Mindy Kaling, ‘Obsessed with justice’ (video)

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Credit: Martha Stewart

“You’re probably wondering why I’m here,” comedian, actress, writer and producer Mindy Kaling said at Harvard Law School’s Class Day gathering.

Kaling, star of the Fox TV show “The Mindy Project” and producer, actress, and writer on the NBC sitcom, “The Office,” offered several reasons, all in trademark self-deprecating and offbeat sense of humor.

Graduates and families were probably thinking she was “just a pretty Hollywood starlet” who was too busy doing shampoo commercials to address them. In fact, the Cambridge native and Dartmouth grad said she was speaking to HLS because she was “obsessed with justice – not so much with the law, but with justice. Law is that pesky thing that often gets in the way of justice.”

Kaling told the graduates she was honored to be speaking to a class already distinguished with Rhodes Scholars, Fulbright Scholars and members of the Peace Corps.

She envisioned some graduates going on to start charities and philanthropic organizations. Others, she said, would go on to “noble pursuits” such as “helping a cable company acquire a telephone company” or “defending BP from birds.”

“One of you will sort out the details of my prenup. A dozen of you will sort out the details of my divorce. And one of you will fall in love in the process. I’m talking to you, Noah Feldman,” she chided.

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Credit: Martha Stewart Mindy Kaling, comedian, actress, writer and producer, takes a selfie with fellow Class Day speaker Preet Bharara, U.S. Attorney for the Southern District of New York.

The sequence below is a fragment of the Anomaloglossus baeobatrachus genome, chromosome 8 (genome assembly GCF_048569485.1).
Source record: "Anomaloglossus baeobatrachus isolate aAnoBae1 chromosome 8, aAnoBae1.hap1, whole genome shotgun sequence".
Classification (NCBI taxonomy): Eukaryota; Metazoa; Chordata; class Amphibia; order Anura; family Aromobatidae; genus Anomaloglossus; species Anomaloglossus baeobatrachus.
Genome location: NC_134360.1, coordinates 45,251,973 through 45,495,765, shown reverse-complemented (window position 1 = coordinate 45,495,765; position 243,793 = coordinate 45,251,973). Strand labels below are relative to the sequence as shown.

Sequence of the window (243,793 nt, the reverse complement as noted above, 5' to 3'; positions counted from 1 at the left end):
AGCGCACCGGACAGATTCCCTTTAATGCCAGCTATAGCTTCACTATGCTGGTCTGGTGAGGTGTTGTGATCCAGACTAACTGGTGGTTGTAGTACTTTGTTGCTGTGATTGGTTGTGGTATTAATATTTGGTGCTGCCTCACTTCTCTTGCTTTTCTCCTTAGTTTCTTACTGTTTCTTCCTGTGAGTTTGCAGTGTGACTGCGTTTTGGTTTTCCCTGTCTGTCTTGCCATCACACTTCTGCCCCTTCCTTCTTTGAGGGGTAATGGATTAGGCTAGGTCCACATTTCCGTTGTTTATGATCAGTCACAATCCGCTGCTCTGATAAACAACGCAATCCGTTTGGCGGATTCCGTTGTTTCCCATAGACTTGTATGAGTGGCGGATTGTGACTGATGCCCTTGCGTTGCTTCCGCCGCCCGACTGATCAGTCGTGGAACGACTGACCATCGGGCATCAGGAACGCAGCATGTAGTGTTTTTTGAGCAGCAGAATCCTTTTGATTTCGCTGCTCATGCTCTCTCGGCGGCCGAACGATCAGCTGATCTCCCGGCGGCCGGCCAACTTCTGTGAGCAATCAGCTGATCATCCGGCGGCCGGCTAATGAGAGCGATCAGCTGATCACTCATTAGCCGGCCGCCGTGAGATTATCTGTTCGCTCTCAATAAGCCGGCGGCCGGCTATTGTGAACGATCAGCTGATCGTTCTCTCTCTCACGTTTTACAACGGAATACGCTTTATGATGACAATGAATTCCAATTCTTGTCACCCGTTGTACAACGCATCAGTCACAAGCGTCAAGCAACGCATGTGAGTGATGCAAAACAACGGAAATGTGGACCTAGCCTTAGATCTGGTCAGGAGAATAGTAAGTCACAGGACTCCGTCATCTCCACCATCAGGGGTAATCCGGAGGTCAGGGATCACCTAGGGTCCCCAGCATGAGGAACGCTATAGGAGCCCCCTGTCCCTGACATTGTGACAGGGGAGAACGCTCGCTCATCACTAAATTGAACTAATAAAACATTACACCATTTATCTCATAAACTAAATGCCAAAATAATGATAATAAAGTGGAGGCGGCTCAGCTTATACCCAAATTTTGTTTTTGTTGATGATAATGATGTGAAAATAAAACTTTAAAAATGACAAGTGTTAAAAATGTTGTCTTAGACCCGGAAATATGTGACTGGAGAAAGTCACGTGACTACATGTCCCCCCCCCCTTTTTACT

Like her co-speaker at Class Day, Preet Bharara, U.S. Attorney for the Southern District of New York, Kaling spoke about her Indian American heritage. Her Indian parents, who met each other in Africa, “believed in the inherent fairness that is alive in America” – a place where they believed their children could ascend and take advantage of opportunities available to them nowhere else in the world. HLS graduates will go on to make laws and affect change that makes that possible for others. “What you decide to do in the next five to 10 years will affect the rights of people in a fundamental way,” she said.

“You are responsible for the language of justice,” said Kaling. “You take words and turn them into the infrastructure that keeps our world stable…One day you’ll have the power to make a difference. Use it well.”